From the beginning of the 19th century and until 1911, many men got the urge to engage in the risky business activity of transporting wood down the St. Lawrence River. During the winter, the lumberjacks cut down trees, crudely squared off the wood with an axe and transported it on the ice to the shores of a lake or river. In the spring, workers made cages to float the wood down the river in a venture peppered with obstacles of all kinds.
The journey from Kingston to Prescott—a distance of 100 kilometres—proceeded in rather calm waters. Then "les cageux", who guided huge wooden rafts, encountered the Rapides des Galops and the Rapides Plats, before reaching Long-Sault and then crossing Lac Saint-François. And finally, they came across other rapids, and particularly, at Coteau-du-Lac, before venturing along Lac Saint-Louis toward the Lachine Rapids.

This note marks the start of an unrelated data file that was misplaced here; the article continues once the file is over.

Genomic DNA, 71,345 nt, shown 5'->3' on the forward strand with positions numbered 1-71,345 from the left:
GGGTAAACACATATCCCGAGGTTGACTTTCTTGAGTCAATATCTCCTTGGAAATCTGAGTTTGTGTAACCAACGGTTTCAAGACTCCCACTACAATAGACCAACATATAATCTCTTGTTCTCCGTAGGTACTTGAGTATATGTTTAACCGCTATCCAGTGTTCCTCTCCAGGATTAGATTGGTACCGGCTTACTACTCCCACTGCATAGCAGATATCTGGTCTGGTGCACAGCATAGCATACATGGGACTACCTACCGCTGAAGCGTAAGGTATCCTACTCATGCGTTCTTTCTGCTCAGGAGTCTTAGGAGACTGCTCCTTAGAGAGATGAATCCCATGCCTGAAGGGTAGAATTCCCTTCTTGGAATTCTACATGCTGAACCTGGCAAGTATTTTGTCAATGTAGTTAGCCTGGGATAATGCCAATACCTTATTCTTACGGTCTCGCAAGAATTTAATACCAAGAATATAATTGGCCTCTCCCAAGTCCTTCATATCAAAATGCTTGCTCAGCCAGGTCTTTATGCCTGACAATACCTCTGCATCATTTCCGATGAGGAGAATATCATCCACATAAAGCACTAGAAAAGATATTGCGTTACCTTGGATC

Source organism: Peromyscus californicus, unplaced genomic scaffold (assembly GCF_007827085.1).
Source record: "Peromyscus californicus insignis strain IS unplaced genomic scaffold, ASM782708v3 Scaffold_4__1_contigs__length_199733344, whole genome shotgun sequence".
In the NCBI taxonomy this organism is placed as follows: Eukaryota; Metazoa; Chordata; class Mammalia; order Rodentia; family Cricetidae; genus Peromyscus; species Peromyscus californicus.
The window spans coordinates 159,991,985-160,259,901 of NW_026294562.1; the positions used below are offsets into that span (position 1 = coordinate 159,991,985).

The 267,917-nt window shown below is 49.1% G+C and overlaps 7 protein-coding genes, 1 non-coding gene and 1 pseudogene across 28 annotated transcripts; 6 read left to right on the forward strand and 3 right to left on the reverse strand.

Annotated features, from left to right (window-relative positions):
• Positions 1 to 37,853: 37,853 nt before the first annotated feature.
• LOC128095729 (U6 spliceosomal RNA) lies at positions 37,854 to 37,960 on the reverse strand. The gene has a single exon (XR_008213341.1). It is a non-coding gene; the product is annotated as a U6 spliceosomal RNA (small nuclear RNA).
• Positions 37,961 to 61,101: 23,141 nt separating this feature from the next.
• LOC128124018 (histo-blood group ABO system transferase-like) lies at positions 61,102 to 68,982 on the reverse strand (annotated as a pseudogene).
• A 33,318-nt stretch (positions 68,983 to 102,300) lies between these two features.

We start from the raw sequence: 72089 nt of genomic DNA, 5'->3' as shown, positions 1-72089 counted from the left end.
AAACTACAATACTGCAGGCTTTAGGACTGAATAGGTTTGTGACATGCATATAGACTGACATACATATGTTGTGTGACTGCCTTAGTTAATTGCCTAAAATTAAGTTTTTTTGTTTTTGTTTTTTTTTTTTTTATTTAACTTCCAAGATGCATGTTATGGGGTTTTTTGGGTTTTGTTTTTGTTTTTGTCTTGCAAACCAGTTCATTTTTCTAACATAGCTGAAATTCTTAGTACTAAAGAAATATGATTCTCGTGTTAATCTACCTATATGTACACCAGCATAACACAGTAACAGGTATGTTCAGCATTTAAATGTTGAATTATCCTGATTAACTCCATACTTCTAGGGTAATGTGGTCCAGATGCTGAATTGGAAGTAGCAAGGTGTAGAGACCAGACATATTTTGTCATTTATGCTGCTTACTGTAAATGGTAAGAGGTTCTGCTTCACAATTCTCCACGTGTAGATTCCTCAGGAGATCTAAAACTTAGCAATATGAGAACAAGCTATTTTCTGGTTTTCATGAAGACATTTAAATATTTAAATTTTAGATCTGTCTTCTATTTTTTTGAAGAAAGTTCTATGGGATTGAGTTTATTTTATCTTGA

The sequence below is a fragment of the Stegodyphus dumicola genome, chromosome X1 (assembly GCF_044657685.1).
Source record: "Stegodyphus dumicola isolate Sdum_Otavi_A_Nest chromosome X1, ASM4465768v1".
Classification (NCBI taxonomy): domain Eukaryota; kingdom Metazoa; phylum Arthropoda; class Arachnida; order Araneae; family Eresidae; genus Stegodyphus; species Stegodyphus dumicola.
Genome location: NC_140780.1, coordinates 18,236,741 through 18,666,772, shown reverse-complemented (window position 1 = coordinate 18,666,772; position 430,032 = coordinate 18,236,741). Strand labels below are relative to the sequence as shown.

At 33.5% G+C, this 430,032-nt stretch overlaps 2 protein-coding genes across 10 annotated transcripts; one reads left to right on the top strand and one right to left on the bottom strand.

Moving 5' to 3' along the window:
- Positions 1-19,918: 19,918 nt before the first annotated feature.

A difficult technique
Upon reaching the village of Lachine, the foreman gave orders to divide the cages into smaller rafts in order to better brave such much dreaded waters as the Lachine Rapids. Aimé Guérin, one of the most well renowned of the master "cageux", headed the team of men—and Mohawks, in particular—for the Calvin Cook & Counter company. He made 25 trips annually during his long career spread out over 50 years in the rapids of the St. Lawrence River.